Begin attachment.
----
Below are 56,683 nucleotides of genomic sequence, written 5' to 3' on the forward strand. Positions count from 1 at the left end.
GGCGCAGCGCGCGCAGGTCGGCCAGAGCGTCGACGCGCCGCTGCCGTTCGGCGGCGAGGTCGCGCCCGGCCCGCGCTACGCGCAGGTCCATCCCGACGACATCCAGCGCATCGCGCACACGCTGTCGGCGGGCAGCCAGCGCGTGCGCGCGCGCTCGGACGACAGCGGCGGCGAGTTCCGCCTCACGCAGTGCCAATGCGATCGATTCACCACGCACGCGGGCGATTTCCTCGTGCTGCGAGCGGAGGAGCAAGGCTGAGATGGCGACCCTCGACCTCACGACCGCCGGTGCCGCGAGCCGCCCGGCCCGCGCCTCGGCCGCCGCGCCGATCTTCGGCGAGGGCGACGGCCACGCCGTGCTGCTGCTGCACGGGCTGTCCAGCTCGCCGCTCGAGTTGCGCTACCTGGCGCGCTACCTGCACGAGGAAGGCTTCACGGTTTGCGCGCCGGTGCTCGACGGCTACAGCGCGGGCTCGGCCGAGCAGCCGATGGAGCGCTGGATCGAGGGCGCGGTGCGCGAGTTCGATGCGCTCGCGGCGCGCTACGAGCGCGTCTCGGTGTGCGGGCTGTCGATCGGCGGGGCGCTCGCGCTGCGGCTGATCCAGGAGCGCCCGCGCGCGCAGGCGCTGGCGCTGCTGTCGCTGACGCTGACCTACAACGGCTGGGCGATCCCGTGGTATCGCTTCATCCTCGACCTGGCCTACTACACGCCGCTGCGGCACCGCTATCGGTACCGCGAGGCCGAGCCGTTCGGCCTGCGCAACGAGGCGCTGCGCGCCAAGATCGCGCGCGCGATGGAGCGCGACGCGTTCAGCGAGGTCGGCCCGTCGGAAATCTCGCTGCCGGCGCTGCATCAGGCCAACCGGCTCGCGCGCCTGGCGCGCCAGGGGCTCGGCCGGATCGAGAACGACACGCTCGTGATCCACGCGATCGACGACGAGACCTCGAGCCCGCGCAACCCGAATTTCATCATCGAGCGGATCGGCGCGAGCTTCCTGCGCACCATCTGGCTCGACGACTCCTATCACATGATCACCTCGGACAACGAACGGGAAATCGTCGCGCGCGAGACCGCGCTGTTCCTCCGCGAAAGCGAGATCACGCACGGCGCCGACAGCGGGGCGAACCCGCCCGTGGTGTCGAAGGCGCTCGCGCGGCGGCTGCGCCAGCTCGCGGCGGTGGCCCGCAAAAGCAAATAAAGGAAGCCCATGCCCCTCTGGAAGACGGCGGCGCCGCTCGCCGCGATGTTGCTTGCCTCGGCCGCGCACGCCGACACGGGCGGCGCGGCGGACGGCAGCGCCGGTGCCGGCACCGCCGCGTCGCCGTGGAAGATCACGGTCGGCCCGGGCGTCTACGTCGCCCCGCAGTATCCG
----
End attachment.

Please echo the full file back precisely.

Below are 56,683 nucleotides of genomic sequence, written 5' to 3' on the forward strand. Positions count from 1 at the left end.
GGCGCAGCGCGCGCAGGTCGGCCAGAGCGTCGACGCGCCGCTGCCGTTCGGCGGCGAGGTCGCGCCCGGCCCGCGCTACGCGCAGGTCCATCCCGACGACATCCAGCGCATCGCGCACACGCTGTCGGCGGGCAGCCAGCGCGTGCGCGCGCGCTCGGACGACAGCGGCGGCGAGTTCCGCCTCACGCAGTGCCAATGCGATCGATTCACCACGCACGCGGGCGATTTCCTCGTGCTGCGAGCGGAGGAGCAAGGCTGAGATGGCGACCCTCGACCTCACGACCGCCGGTGCCGCGAGCCGCCCGGCCCGCGCCTCGGCCGCCGCGCCGATCTTCGGCGAGGGCGACGGCCACGCCGTGCTGCTGCTGCACGGGCTGTCCAGCTCGCCGCTCGAGTTGCGCTACCTGGCGCGCTACCTGCACGAGGAAGGCTTCACGGTTTGCGCGCCGGTGCTCGACGGCTACAGCGCGGGCTCGGCCGAGCAGCCGATGGAGCGCTGGATCGAGGGCGCGGTGCGCGAGTTCGATGCGCTCGCGGCGCGCTACGAGCGCGTCTCGGTGTGCGGGCTGTCGATCGGCGGGGCGCTCGCGCTGCGGCTGATCCAGGAGCGCCCGCGCGCGCAGGCGCTGGCGCTGCTGTCGCTGACGCTGACCTACAACGGCTGGGCGATCCCGTGGTATCGCTTCATCCTCGACCTGGCCTACTACACGCCGCTGCGGCACCGCTATCGGTACCGCGAGGCCGAGCCGTTCGGCCTGCGCAACGAGGCGCTGCGCGCCAAGATCGCGCGCGCGATGGAGCGCGACGCGTTCAGCGAGGTCGGCCCGTCGGAAATCTCGCTGCCGGCGCTGCATCAGGCCAACCGGCTCGCGCGCCTGGCGCGCCAGGGGCTCGGCCGGATCGAGAACGACACGCTCGTGATCCACGCGATCGACGACGAGACCTCGAGCCCGCGCAACCCGAATTTCATCATCGAGCGGATCGGCGCGAGCTTCCTGCGCACCATCTGGCTCGACGACTCCTATCACATGATCACCTCGGACAACGAACGGGAAATCGTCGCGCGCGAGACCGCGCTGTTCCTCCGCGAAAGCGAGATCACGCACGGCGCCGACAGCGGGGCGAACCCGCCCGTGGTGTCGAAGGCGCTCGCGCGGCGGCTGCGCCAGCTCGCGGCGGTGGCCCGCAAAAGCAAATAAAGGAAGCCCATGCCCCTCTGGAAGACGGCGGCGCCGCTCGCCGCGATGTTGCTTGCCTCGGCCGCGCACGCCGACACGGGCGGCGCGGCGGACGGCAGCGCCGGTGCCGGCACCGCCGCGTCGCCGTGGAAGATCACGGTCGGCCCGGGCGTCTACGTCGCCCCGCAGTATCCG